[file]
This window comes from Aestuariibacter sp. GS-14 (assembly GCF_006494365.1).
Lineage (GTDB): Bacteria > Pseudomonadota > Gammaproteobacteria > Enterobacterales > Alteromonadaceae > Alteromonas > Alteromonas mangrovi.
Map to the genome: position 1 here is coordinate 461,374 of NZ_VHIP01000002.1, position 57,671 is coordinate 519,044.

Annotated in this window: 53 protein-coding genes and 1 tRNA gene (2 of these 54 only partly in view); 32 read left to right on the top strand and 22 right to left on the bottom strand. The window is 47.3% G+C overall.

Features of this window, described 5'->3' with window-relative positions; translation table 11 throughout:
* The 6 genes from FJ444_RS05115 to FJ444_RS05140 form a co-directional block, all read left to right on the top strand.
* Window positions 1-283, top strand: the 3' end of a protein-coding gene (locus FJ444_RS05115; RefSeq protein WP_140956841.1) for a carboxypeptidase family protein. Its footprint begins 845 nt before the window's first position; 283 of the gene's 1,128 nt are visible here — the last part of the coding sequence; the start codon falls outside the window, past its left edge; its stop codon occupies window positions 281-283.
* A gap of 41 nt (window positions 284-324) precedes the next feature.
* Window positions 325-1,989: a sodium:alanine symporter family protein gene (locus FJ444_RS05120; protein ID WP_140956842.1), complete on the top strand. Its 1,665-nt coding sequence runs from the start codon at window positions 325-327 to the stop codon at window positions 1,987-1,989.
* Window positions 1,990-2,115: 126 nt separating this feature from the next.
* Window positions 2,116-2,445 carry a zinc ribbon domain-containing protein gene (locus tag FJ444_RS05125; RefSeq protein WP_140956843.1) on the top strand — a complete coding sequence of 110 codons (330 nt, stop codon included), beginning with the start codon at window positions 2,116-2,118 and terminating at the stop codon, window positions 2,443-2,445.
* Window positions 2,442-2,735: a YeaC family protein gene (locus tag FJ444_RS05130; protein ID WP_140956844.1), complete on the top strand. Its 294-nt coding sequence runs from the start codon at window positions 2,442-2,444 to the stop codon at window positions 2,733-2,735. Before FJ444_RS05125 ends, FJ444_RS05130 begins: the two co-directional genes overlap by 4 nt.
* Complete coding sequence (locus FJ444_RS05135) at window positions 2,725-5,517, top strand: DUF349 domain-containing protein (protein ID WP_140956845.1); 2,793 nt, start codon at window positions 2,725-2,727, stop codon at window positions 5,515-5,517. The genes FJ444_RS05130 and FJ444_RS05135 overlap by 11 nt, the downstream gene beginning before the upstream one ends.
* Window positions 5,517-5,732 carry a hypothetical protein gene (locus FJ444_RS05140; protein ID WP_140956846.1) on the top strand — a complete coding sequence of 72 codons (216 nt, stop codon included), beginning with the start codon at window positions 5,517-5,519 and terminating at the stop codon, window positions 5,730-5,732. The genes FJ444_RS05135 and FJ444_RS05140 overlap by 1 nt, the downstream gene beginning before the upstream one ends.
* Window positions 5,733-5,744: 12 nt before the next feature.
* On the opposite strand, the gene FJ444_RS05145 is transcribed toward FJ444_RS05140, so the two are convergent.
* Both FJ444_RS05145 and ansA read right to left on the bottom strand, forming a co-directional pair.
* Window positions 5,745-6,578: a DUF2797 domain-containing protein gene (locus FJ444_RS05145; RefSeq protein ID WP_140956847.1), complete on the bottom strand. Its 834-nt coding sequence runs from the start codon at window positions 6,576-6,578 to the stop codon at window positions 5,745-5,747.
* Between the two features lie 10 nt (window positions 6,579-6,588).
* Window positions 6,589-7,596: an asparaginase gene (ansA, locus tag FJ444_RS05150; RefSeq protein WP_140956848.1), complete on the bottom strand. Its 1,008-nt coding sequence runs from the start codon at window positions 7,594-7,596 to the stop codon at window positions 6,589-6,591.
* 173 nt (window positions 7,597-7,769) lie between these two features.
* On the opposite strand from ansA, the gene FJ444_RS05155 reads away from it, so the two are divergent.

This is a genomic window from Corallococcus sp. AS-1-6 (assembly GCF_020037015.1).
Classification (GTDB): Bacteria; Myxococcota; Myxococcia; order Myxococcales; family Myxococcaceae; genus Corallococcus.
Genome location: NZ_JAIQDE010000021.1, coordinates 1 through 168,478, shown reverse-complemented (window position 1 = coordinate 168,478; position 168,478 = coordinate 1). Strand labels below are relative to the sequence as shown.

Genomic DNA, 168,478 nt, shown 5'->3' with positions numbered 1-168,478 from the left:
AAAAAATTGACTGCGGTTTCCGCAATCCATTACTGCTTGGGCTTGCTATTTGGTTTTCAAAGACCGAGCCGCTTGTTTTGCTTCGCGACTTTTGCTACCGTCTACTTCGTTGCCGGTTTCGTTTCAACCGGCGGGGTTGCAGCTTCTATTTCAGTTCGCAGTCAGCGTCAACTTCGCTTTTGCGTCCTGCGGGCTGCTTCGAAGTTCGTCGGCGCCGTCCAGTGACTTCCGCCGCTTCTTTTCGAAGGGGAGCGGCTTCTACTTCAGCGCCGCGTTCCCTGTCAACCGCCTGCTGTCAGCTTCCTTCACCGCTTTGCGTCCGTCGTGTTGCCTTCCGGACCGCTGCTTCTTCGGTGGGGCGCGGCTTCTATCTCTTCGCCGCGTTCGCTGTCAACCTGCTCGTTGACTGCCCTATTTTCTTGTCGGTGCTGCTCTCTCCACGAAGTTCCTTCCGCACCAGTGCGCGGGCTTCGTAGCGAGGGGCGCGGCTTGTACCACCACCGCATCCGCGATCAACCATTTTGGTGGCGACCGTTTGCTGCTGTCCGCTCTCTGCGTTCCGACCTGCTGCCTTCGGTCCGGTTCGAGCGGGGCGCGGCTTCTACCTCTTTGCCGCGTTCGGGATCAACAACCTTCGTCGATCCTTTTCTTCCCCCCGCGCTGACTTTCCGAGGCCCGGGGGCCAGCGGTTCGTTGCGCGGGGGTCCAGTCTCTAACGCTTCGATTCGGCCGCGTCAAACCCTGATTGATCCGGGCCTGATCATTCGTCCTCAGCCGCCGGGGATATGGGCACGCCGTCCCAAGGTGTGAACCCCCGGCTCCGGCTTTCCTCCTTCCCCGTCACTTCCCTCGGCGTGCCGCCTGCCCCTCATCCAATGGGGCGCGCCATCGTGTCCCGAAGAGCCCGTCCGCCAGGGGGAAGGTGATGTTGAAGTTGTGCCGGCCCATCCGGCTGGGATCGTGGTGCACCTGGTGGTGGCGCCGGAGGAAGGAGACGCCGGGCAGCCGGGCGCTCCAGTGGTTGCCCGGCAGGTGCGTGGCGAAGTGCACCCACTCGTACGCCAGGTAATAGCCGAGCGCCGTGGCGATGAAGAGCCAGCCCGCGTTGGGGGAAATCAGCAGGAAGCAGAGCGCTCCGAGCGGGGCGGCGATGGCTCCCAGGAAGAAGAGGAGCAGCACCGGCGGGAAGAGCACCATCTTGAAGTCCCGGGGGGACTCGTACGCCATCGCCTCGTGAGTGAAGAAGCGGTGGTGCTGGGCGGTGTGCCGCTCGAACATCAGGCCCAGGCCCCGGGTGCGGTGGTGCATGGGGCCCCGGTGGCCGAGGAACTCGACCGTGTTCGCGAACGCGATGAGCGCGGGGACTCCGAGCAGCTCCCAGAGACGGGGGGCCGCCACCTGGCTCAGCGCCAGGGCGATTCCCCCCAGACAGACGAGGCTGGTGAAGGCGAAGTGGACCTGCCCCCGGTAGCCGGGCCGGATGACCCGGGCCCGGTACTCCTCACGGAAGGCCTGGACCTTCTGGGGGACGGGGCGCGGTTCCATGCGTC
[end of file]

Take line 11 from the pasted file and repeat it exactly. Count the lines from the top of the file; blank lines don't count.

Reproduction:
* Window positions 2,116-2,445 carry a zinc ribbon domain-containing protein gene (locus tag FJ444_RS05125; RefSeq protein WP_140956843.1) on the top strand — a complete coding sequence of 110 codons (330 nt, stop codon included), beginning with the start codon at window positions 2,116-2,118 and terminating at the stop codon, window positions 2,443-2,445.